Reviews | The culture of sex has been replaced by another dating standard | Opinion







Tinder is an American online dating app that allows users to anonymously swipe to like or dislike other profiles based on their photos, short bio, and common interests. Once two users have “paired”, they can exchange messages.




It’s been almost a year since everything changed. I had a slight cough the day we were told to evacuate our campus accommodation here at UC, which prompted me to quarantine myself in my room until everyone who lived. in my apartment maniacally clean all surfaces and go out the door.

No one touched. Not for weeks, even months. It changed more than the way we “got to” at work and school. It has also changed the way we date. As middle schoolers, face-to-face dating was put on hold and a unique methodology for dating became the only option.

According to 2019 data, the the use of dating apps was on the decline before the pandemic hit, as more and more people began to recognize that they wanted to meet organically. While the available data is unclear on the increase in the use of dating apps after March 2020, the jury is out. Romantic interactions online have increased – anyone who lived through that time would tell you the same.

I mean, there was no other option. Quarantine was made for many lonely singles, especially those in their teens and twenties accustomed to a thriving and active social life. The culture of hook-up was once rampant, and although it was often known to be toxic and degrading by cultural critics, it was a symptom of young people’s relaxed standards regarding dating and sexual freedom.

It hasn’t gone away –– dating is more relaxed than ever. Clearly, the contactless politics surrounding COVID-19 meant that real connections were suddenly no longer secure, and dating practices turned to virtual-only online means.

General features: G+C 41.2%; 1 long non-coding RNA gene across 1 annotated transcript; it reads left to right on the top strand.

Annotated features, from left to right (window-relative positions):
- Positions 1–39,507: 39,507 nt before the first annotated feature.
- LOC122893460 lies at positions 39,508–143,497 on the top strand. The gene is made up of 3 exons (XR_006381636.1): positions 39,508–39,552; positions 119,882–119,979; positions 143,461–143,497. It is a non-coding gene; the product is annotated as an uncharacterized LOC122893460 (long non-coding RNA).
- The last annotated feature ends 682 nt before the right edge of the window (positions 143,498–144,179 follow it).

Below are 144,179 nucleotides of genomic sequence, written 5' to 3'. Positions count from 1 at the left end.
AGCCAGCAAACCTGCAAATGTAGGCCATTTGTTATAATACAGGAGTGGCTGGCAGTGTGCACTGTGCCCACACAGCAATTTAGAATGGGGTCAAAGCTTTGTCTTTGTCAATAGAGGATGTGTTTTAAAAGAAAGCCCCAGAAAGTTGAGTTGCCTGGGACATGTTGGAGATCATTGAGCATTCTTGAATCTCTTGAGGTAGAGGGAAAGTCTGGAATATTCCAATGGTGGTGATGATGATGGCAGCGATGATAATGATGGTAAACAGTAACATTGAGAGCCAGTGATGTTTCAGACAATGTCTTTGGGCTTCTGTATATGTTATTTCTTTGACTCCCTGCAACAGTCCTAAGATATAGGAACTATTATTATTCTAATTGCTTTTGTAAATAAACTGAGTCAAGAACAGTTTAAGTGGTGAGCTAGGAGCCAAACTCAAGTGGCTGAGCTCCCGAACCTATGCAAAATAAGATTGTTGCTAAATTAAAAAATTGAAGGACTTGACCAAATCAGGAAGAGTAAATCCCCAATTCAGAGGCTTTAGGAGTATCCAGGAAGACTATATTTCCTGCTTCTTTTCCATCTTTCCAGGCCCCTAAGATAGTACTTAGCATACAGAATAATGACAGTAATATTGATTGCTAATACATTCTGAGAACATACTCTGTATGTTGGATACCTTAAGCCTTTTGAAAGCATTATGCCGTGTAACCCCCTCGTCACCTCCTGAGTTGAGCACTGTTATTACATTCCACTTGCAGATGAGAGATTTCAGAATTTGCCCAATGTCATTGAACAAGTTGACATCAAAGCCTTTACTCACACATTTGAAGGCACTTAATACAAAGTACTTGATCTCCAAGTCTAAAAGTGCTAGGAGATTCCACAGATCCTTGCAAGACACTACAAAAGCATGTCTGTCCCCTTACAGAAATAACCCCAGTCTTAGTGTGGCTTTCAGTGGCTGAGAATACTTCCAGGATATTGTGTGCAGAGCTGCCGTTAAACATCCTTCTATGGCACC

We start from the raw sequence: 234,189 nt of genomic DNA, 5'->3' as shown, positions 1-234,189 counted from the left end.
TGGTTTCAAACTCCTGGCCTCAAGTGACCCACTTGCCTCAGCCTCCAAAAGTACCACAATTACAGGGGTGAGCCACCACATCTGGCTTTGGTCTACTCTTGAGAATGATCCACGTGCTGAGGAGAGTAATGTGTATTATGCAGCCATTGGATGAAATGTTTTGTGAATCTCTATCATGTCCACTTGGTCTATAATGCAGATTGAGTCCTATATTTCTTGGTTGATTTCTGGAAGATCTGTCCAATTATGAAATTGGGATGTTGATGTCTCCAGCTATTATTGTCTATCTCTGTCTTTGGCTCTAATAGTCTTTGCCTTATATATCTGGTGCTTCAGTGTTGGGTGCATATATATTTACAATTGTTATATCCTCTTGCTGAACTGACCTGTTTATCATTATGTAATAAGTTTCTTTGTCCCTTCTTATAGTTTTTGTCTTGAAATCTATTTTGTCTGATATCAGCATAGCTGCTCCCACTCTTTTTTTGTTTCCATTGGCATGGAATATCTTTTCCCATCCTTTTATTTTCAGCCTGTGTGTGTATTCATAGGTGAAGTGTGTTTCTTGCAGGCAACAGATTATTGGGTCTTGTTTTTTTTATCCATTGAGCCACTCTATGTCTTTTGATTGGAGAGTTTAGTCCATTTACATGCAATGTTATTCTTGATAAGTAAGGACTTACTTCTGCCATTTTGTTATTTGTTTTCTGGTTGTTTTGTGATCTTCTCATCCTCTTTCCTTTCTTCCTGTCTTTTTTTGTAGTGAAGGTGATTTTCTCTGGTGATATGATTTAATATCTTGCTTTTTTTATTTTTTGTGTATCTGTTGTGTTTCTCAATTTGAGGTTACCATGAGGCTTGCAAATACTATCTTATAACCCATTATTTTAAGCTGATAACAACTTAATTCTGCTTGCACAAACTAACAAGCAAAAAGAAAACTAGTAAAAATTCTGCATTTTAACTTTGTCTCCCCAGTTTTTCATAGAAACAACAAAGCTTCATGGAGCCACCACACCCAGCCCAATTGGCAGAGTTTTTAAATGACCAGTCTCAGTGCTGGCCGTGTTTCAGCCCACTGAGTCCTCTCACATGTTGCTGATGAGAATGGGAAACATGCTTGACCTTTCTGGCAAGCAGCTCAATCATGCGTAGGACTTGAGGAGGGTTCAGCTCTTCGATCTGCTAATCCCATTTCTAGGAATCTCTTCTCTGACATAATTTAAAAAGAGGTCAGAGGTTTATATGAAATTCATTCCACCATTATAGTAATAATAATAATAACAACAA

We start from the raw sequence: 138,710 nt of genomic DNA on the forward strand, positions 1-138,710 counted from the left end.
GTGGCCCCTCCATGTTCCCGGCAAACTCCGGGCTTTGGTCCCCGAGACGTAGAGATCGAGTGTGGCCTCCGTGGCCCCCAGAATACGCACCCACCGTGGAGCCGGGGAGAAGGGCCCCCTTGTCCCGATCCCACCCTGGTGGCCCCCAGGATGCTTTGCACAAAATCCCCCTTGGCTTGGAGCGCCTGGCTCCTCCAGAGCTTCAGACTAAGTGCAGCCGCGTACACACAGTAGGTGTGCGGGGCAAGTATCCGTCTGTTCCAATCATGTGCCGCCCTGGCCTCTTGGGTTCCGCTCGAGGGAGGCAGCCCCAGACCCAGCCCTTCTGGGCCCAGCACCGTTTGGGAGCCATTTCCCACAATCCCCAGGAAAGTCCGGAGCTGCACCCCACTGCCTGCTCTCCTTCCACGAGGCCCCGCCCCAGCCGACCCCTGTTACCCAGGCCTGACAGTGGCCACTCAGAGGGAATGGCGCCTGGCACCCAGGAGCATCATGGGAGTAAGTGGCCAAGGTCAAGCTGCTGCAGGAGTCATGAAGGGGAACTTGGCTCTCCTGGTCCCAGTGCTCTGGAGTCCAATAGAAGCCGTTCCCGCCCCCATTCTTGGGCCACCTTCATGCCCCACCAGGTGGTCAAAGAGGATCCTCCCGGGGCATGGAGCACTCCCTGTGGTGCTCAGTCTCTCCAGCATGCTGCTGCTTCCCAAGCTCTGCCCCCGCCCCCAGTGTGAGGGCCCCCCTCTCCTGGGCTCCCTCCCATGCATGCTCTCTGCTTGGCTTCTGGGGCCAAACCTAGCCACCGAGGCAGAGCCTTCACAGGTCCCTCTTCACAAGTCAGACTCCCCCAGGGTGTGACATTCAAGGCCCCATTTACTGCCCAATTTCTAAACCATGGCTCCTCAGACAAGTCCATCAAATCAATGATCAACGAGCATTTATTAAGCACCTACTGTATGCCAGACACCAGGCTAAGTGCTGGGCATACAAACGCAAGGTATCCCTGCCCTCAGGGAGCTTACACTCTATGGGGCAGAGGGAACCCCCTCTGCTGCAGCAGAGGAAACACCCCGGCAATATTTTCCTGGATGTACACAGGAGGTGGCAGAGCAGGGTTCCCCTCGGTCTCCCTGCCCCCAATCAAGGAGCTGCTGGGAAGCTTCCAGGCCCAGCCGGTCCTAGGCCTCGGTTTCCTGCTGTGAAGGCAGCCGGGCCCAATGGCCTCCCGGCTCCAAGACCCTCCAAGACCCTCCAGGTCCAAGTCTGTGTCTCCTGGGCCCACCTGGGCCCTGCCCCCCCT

Instead of the culture of connection, single college kids find themselves in a world of online dating, as always. Nowadays, the culture of “talking” online has submerged the dating sphere. Casual dating – often left untagged – via online-only interactions has changed the whole game, so much so that if you’re not good at constantly following up on messages, you practically can’t date someone for it. moment.

All of my single friends, caught in a tangle of constant online messages, are overwhelmed and constantly disappointed. Those who choose to be safe have the small end of the stick when it comes to romantic and sexual fulfillment these days, chained to speed-dating systems based entirely on first impression photos and full biographies. of spirit.

Although, on the bright side, those who embraced the fully app-dependent dating atmosphere were much more intentional about their interactions, according to studies. Understandably, people began to seek out more meaningful connections than online adventures during this isolated and sometimes unbearable moment in history. Meanwhile, these unprecedented amounts of online interactions can also make history a turning point in our use of technology to stay connected.

When everyone ushered in a “new normal” what seems like ages ago, I really didn’t think about the effect of the “new normal” on dating. Now dating apps and messages from people you’ve never met before four in the morning are the definition of normal, at least for those not in a relationship looking for connection in a dystopian world.


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